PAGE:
By Diana Dixon,2014-07-08 09:51
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    Gel-Free for Marathons

    KINE 628 7/05/2011

    Nicholas Ng

    Sports drinks, energy gels, goo and bars have a large presence in sporting events for good reason: they work. R&D teams have extracted, processed, and packaged what we deem as the essential nutrients for exercise into convenient, all-in-one products. Gels and bars deliver carbohydrates while minimizing stomach distress, and drinks deliver some carbohydrates and emphasize electrolytes. While these products do work, they are expensive for the calories. Whole foods often contain more nutrients and interactions that can benefit bioavailability or function in the body. Without other chemical or nutrient interactions present in a food, a certain nutrient may not work as effectively. According to Jacobs & Tapsell, studies and interventions based around a single nutrient often do not produce expected results. Though the science is still relatively new in this area, they promote the use of whole foods in which several factors work synergistically to help our bodies. To the runner that emphasizes natural foods for health, or simply wants to save a little cash and know what is in his or her food, whole foods are a very good alternative.

    The key nutrients needed for endurance running are water, carbohydrates and electrolytes. During exercise, body temperature rises and blood is diverted from the muscles to skin to dissipate heat. Secondly, water is lost by sweating. Drinking water replaces the fluid lost from sweat, cools internal temperature and redistributes blood to working muscles, allowing for higher intensity performance for a longer duration. A key factor in performance is staying hydrated, and water paired with whole foods can offer the same benefit of gels and sports drinks.

    Carbohydrates are the primary fuel source and usually the limiting factor in marathons. Runners that lack sufficient glycogen stores (the body’s storage form of glucose) during a race often “hit the wall” and cannot physically finish the race. In endurance events lasting more than one hour, physiologists and sport nutritionists recommend consuming 40-75g carbohydrate per hour to delay fatigue. During a run, convenient and easily digestible carbs are the fuel of choice. To get 20-30g of carbs at a time, cereal or granola bars cut into bite size pieces (1 bar), tortillas (7-8” flour), white bread (2 slices), pancakes (6”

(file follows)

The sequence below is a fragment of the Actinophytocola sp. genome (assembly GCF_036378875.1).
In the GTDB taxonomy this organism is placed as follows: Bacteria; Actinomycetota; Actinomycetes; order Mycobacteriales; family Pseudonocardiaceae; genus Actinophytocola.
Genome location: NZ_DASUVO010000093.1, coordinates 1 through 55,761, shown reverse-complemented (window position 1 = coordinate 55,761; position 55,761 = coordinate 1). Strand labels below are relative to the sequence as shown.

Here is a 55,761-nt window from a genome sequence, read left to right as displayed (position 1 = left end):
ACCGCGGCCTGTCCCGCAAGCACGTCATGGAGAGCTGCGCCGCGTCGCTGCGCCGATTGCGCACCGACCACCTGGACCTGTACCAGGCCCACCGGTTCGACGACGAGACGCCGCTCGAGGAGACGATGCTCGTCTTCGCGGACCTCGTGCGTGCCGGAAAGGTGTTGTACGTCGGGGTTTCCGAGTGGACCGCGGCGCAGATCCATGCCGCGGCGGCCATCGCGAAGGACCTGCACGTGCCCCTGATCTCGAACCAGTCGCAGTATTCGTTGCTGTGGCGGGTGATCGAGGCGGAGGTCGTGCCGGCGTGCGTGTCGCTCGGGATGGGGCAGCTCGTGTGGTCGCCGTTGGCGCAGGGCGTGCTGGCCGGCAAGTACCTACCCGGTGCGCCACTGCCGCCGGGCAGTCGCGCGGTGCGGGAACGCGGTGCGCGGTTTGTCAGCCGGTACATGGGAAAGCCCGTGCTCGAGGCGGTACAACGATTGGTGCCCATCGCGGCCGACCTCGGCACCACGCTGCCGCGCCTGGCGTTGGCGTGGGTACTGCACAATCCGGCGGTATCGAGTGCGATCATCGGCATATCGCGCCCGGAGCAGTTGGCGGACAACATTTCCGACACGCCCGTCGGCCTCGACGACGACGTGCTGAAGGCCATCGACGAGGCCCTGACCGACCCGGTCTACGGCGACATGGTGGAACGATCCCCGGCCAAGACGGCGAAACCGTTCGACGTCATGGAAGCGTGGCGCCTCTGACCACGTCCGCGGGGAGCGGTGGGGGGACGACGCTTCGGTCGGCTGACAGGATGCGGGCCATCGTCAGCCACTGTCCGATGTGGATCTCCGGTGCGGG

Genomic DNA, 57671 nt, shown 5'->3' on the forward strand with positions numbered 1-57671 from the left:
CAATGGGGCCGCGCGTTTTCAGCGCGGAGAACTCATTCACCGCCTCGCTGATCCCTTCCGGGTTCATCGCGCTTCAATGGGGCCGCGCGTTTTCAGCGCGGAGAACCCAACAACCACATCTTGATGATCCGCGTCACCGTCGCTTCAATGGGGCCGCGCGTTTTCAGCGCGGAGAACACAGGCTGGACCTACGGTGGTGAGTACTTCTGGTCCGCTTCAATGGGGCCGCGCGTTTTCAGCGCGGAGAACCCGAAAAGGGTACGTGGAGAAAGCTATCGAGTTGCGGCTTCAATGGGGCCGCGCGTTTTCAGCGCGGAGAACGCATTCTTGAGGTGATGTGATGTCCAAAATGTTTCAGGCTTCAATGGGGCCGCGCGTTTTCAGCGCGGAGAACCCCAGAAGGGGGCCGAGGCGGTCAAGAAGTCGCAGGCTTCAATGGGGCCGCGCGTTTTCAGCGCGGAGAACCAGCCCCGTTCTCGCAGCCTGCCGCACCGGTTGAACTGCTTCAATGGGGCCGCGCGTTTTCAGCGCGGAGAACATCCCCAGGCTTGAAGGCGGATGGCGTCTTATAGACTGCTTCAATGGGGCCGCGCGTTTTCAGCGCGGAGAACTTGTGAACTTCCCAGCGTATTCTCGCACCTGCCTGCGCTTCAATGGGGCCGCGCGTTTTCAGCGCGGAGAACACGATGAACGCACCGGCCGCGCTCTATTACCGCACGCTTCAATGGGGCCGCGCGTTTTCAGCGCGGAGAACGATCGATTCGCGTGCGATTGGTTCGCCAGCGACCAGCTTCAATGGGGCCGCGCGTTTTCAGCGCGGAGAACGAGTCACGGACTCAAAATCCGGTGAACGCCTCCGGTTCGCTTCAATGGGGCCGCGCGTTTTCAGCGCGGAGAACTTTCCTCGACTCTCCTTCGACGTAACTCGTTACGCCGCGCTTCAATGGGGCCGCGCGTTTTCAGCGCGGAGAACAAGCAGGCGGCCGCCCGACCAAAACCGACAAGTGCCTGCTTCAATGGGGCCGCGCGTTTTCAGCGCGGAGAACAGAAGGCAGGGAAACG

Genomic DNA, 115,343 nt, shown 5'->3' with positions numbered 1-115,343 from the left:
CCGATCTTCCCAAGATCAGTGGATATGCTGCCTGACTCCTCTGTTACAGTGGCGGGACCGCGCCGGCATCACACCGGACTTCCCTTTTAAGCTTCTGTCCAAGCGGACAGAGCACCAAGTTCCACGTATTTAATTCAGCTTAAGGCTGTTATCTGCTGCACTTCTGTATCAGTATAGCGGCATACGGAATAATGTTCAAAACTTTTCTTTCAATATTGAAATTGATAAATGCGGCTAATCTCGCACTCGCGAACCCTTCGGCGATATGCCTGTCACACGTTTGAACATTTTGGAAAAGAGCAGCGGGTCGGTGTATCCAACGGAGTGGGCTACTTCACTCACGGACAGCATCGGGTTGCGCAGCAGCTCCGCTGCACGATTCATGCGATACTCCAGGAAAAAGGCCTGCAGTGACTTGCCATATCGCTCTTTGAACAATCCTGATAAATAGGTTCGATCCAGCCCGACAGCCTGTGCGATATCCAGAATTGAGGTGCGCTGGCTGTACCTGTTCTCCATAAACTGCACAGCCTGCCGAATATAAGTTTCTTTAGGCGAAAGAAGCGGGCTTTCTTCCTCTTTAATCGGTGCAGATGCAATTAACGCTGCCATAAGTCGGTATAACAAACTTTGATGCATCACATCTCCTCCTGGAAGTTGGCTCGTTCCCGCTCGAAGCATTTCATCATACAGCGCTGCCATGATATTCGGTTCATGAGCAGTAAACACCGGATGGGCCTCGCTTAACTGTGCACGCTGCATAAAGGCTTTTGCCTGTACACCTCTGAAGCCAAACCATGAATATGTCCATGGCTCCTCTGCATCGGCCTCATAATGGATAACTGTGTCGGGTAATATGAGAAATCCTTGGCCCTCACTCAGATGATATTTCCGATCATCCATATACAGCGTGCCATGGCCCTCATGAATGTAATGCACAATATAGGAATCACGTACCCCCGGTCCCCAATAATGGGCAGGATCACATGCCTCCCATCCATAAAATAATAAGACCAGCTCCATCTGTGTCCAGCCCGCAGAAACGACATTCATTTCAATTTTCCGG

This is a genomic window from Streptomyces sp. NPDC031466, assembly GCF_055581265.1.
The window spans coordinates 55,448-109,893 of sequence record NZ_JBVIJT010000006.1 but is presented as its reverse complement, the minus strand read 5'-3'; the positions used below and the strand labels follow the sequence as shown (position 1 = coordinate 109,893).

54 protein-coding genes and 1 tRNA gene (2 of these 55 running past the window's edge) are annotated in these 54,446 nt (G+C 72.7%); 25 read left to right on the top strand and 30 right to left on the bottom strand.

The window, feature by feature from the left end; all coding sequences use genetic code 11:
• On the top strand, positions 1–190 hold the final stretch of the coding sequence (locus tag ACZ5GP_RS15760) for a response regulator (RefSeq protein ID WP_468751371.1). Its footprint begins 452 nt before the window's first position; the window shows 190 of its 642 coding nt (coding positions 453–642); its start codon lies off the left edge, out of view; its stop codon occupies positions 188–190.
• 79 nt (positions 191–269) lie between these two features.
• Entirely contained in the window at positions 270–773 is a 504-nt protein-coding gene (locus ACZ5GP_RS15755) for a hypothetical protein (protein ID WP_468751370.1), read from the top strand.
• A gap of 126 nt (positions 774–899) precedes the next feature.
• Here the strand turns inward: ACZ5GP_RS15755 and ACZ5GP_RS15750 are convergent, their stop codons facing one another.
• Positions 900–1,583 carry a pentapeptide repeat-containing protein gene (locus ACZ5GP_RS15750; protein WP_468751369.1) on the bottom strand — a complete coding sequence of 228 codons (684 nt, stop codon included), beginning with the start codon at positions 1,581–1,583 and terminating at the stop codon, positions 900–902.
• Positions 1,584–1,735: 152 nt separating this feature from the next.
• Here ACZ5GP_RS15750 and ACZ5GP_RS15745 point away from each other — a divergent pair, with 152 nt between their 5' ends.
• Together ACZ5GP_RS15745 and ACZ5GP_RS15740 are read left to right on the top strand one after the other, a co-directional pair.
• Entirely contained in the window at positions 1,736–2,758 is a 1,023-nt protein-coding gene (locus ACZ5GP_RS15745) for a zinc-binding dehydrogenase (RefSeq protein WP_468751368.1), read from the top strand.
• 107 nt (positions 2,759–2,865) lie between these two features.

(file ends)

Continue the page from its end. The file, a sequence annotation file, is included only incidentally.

diameter), waffles (6” diameter) or rice cakes (also known as mochi) (22-30 g) can be eaten on the go. Dried fruit, jams, and honey can top these cereal products to make them more palatable while delivering more carbs.

    To prevent cramping from endurance running, electrolytes such as sodium and potassium are needed in small amounts. Sports drinks heavily market this aspect, but natural foods can contain even more than sport drinks. Bananas are famous for their high potassium, and milk (if you can stomach it) and soy milk have more electrolytes than many sports drinks. Coconut water has attracted attention in recent years as a high electrolyte beverage with a small amount of carbs.

    In place of energy gels and sports drinks, water and coconut water along with some refined cereals with jam are a complete alternative. As with all of nutrition, individuality is key and experimentation with foods during training is vital to limit surprises during a race.

    Gel-Free for Marathons

    KINE 628 7/05/2011

    Nicholas Ng

; "Diet for Marathon Runners Competition Nutrition." Web. 05 July 2011.

    ; Jacobs, D., & Tapsell, L.. (2007). Food, Not Nutrients, Is the Fundamental Unit in

    Nutrition. Nutrition Reviews, 65(10), 439-50.

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